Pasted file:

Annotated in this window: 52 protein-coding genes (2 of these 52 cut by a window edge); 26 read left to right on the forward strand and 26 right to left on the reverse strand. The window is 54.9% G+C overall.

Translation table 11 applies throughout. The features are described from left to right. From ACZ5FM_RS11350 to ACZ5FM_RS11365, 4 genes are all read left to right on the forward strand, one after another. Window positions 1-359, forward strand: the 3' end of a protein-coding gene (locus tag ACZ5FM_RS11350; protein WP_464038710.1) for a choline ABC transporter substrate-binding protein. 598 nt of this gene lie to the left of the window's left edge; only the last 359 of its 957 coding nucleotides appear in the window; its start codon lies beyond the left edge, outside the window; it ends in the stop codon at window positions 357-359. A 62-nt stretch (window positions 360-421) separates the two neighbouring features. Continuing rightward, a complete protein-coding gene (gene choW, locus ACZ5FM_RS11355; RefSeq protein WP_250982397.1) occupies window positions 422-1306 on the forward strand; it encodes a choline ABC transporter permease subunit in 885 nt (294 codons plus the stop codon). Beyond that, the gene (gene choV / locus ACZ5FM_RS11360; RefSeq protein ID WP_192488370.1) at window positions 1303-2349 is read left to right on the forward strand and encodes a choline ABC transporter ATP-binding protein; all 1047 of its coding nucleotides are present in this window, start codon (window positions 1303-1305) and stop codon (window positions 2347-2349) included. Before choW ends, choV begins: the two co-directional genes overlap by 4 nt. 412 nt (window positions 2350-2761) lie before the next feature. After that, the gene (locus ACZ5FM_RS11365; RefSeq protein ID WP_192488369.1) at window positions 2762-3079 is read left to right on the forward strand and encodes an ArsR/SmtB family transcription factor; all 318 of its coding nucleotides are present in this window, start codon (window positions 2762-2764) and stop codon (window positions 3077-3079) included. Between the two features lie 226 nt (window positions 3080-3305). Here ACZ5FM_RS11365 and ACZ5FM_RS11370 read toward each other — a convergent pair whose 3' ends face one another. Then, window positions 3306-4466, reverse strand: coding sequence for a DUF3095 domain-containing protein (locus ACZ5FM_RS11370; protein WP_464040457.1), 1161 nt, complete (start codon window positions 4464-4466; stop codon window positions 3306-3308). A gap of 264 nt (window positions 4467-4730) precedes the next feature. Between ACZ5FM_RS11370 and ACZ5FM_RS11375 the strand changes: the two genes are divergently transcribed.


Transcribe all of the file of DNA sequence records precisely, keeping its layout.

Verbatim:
Annotated in this window: 52 protein-coding genes (2 of these 52 cut by a window edge); 26 read left to right on the forward strand and 26 right to left on the reverse strand. The window is 54.9% G+C overall.

Translation table 11 applies throughout. The features are described from left to right. From ACZ5FM_RS11350 to ACZ5FM_RS11365, 4 genes are all read left to right on the forward strand, one after another. Window positions 1-359, forward strand: the 3' end of a protein-coding gene (locus tag ACZ5FM_RS11350; protein WP_464038710.1) for a choline ABC transporter substrate-binding protein. 598 nt of this gene lie to the left of the window's left edge; only the last 359 of its 957 coding nucleotides appear in the window; its start codon lies beyond the left edge, outside the window; it ends in the stop codon at window positions 357-359. A 62-nt stretch (window positions 360-421) separates the two neighbouring features. Continuing rightward, a complete protein-coding gene (gene choW, locus ACZ5FM_RS11355; RefSeq protein WP_250982397.1) occupies window positions 422-1306 on the forward strand; it encodes a choline ABC transporter permease subunit in 885 nt (294 codons plus the stop codon). Beyond that, the gene (gene choV / locus ACZ5FM_RS11360; RefSeq protein ID WP_192488370.1) at window positions 1303-2349 is read left to right on the forward strand and encodes a choline ABC transporter ATP-binding protein; all 1047 of its coding nucleotides are present in this window, start codon (window positions 1303-1305) and stop codon (window positions 2347-2349) included. Before choW ends, choV begins: the two co-directional genes overlap by 4 nt. 412 nt (window positions 2350-2761) lie before the next feature. After that, the gene (locus ACZ5FM_RS11365; RefSeq protein ID WP_192488369.1) at window positions 2762-3079 is read left to right on the forward strand and encodes an ArsR/SmtB family transcription factor; all 318 of its coding nucleotides are present in this window, start codon (window positions 2762-2764) and stop codon (window positions 3077-3079) included. Between the two features lie 226 nt (window positions 3080-3305). Here ACZ5FM_RS11365 and ACZ5FM_RS11370 read toward each other — a convergent pair whose 3' ends face one another. Then, window positions 3306-4466, reverse strand: coding sequence for a DUF3095 domain-containing protein (locus ACZ5FM_RS11370; protein WP_464040457.1), 1161 nt, complete (start codon window positions 4464-4466; stop codon window positions 3306-3308). A gap of 264 nt (window positions 4467-4730) precedes the next feature. Between ACZ5FM_RS11370 and ACZ5FM_RS11375 the strand changes: the two genes are divergently transcribed.